- Establishing Character Moment: Not long after her introduction, after hearing Nick Fury get shot, she leaves with a small team and a truck, to chase after Loki, and the Brainwashed and Crazy crew of an unnamed S.H.I.E.L.D. agent, Hawkeye, and Erik Selvig to try to take back the Tesseract without even being ordered. She ends up with her truck facing the opposition head on, with them firing at each other through windshields until she is forced to move away, surviving a crash not long after.
- Guest-Star Party Member: In her second Agents of S.H.I.E.L.D. appearance, she assists Coulson's team as they attempt to recover their kidnapped communications specialist and their stolen plane.
- Hauled Before a Senate Subcommittee: She had to undergo a Congressional hearing after S.H.I.E.L.D. was taken down in The Winter Soldier.
- Important Haircut: Cuts her hair by the end of Age of Ultron when she rejoins S.H.I.E.L.D., so the throwback to the first film is complete.
- It's Personal: In Agents of S.H.I.E.L.D., learning that Ward is a traitor when she personally vetted him is enough for her to immediately turn on Talbot when she had previously been helping him.
- Mission Control: For the helicarrier assault team in Captain America: The Winter Soldier and the Avengers in Age of Ultron.
- The Mole: For the World Security Council in deleted scenes, though she sides with Fury in the end. In a blink and miss it moment, as she is trying to shut down the "rogue bird," you can see the WSC override has locked her out of the system.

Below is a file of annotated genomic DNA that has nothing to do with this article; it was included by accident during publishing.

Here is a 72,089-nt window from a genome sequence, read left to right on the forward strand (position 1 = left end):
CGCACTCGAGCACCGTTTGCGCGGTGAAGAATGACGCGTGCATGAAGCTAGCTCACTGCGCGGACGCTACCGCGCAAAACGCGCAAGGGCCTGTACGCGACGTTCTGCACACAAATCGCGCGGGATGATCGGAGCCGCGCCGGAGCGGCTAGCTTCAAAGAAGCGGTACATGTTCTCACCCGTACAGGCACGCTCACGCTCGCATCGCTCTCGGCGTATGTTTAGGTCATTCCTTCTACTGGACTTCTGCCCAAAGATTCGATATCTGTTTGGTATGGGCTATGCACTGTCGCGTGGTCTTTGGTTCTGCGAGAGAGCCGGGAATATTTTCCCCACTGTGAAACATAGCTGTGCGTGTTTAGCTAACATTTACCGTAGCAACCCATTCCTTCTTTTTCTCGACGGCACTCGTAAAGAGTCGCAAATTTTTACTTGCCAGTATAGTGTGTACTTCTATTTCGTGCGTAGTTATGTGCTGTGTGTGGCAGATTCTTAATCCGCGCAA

- Nice Job Breaking It, Hero!: In "Nothing Personal", she tries to help Coulson following by brokering a deal with the US Military, leading them to Providence and Coulson's team as a show of good faith to ensure they all get fair trials. It's a sound plan in theory. However, when Coulson reveals that Garrett is still alive, Ward killed Victoria Hand, they both raided the Fridge, and by bringing in the military Maria has preventing him and his team from saving Skye from them she realises she has made a miscalculation. To her credit, she then proceeds to immediately help Coulson fight off the soldiers and aid his team with their mission.
- No Body Left Behind: Is disintegrated along with half the universe after Thanos completes the Infinity Gauntlet.
- Not So Stoic: She usually behaves quite seriously and professionally, but "usually" is the operative word here.
- Number Two: To Nick Fury and S.H.I.E.L.D. she is the officially second in command.
- Once Done, Never Forgotten: Coulson loves to poke fun over her horrible porcupine drawing. He's also miffed she joined Stark Industries instead of joining his team, calling her a "sellout".
- Put on a Bus: The Maria Hill in Spider-Man: Far From Home is the Skrull Soren impersonating her. Unlike with Fury, however, the real Hill is absent for the entire movie and her actual whereabouts are unknown.
- Secret Keeper: She was one of the few people who knew that Fury was alive from the beginning.
- Sell-Out: Coulson calls her one for joining the private sector instead of Coulson's team.
- Spanner in the Works: Led the US military to Fury's secret base in Canada, interrupting Coulson's rescue attempt of Skye and denying his team any further use of it as a refuge.
- The Stoic: She usually behaves quite seriously and professionally.
- Terrible Artist: Her attempt to draw a porcupine in Agents of S.H.I.E.L.D. ended up looking to Coulson like "a poop, with knives sticking out of it".
- Undying Loyalty: